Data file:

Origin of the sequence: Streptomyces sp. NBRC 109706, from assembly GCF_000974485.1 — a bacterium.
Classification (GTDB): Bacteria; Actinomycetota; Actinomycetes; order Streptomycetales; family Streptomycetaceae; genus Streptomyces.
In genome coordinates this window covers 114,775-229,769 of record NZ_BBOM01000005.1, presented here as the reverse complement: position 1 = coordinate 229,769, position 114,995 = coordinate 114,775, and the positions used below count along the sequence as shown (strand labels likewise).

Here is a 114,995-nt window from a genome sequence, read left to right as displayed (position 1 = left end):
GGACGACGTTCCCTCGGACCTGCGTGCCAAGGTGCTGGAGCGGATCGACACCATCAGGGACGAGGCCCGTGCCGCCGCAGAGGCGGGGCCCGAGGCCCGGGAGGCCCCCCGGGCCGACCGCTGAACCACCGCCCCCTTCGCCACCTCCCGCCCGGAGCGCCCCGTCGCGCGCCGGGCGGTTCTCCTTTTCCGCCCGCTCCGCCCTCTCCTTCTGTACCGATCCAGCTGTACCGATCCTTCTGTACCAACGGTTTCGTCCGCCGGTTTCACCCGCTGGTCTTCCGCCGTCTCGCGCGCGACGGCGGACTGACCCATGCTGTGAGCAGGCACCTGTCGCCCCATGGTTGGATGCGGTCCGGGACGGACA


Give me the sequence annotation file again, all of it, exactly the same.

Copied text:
Origin of the sequence: Streptomyces sp. NBRC 109706, from assembly GCF_000974485.1 — a bacterium.
Classification (GTDB): Bacteria; Actinomycetota; Actinomycetes; order Streptomycetales; family Streptomycetaceae; genus Streptomyces.
In genome coordinates this window covers 114,775-229,769 of record NZ_BBOM01000005.1, presented here as the reverse complement: position 1 = coordinate 229,769, position 114,995 = coordinate 114,775, and the positions used below count along the sequence as shown (strand labels likewise).

Here is a 114,995-nt window from a genome sequence, read left to right as displayed (position 1 = left end):
GGACGACGTTCCCTCGGACCTGCGTGCCAAGGTGCTGGAGCGGATCGACACCATCAGGGACGAGGCCCGTGCCGCCGCAGAGGCGGGGCCCGAGGCCCGGGAGGCCCCCCGGGCCGACCGCTGAACCACCGCCCCCTTCGCCACCTCCCGCCCGGAGCGCCCCGTCGCGCGCCGGGCGGTTCTCCTTTTCCGCCCGCTCCGCCCTCTCCTTCTGTACCGATCCAGCTGTACCGATCCTTCTGTACCAACGGTTTCGTCCGCCGGTTTCACCCGCTGGTCTTCCGCCGTCTCGCGCGCGACGGCGGACTGACCCATGCTGTGAGCAGGCACCTGTCGCCCCATGGTTGGATGCGGTCCGGGACGGACA